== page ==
As a Powerboat Training Centre, we hold Taster Days when prospective powerboat racers can come & have a go. This can then lead to a Full Training Day which upon completion paths the way to obtaining a powerboat racing licence. We have 3 training boats for this purpose.

The club members participate in Club & National Championship Racing which takes place at various clubs around the country as well as at Stewartby.

Over the course of our history we have hosted many International Championships when we have had teams from all over Europe & the World.

We pride ourselves on being a hospitable & welcoming club to members from all over the world.

 Membership - 600

Motorboat racing has been taking place on Windermere since the end of the 19th Century making it one of the earliest venues for this sport in the country.


Records from The Ambleside Water Carnival and Fishing Competition in August 1923 show that races for motorboats and hydroplanes were included with fifteen motor boats registering for the opportunity to win the Waterhead Challenge Bowl and a Challenge Cup.


The following year thirty-four motorboats raced at the carnival which was a great family day out for Ambleside residents and in 1924 Harold Pattinson donated the E.H. Pattinson October Cup. Many of these early trophies were subsequently presented to the Windermere Motor Boat Club and are still competed for today, albeit at much faster speeds!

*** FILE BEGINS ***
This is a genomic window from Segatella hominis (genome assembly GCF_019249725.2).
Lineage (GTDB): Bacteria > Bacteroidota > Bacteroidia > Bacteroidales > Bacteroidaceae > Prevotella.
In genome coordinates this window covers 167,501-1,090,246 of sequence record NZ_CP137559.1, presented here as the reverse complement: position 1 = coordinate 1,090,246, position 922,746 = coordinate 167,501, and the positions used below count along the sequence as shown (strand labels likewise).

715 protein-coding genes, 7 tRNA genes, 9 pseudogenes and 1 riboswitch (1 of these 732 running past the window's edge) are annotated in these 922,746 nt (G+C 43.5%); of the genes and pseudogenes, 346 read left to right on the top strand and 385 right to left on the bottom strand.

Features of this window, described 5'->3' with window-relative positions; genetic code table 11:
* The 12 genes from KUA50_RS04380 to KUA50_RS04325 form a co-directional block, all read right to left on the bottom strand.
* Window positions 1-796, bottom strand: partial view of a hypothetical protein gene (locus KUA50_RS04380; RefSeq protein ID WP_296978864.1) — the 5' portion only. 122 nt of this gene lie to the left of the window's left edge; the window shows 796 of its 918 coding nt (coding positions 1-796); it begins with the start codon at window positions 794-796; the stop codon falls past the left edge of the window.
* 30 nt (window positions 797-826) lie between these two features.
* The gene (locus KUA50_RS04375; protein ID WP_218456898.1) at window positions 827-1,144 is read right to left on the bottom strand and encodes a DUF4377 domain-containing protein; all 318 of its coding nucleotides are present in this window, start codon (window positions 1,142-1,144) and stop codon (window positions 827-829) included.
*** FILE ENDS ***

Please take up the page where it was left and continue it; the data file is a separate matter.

Increasing interest in motorboat racing led to even more informal races being held in between the official regattas with a small group of friends competing against each other on a regular basis. It was only a matter of time before these friends decided to form a club and so it came to pass that on 24th October 1925 The Windermere Motor Boat Club was born.

 

Initially the club occupied a boathouse situated in Bowness Bay, the original building having been demolished now forms the headquarters of the Lake District Boat Club. The design of the burgee originally had a "W" on the blue, but this was later altered to the red rose that is still currently seen on all the club boats. It was also decided that ladies be admitted to membership of the club and several joined in 1927.

 

During the war years racing stopped with many of the boats going on active service, but the club remained open and available for requisition, although this did not happen and members could still buy their one drink a day with rations or a club tie using a clothing coupon. The end of the war was celebrated in style with a victory dinner.


In 1949, the first Fitting Out dinner took place, a tradition which still takes place today prior to the first race day. By 1950, membership had increased to more than a hundred and it was obvious that the club building was no longer a viable venue for the many events that were taking place.


An extra ordinary AGM took place with the purpose of purchasing a property further down the lake. The result of this was the acquisition of Broad Leys on 18th August 1950.


To emphasise the true purpose of the club the word Racing was inserted into the title, thus The Windermere Motor Boat Racing Club became the club's official name.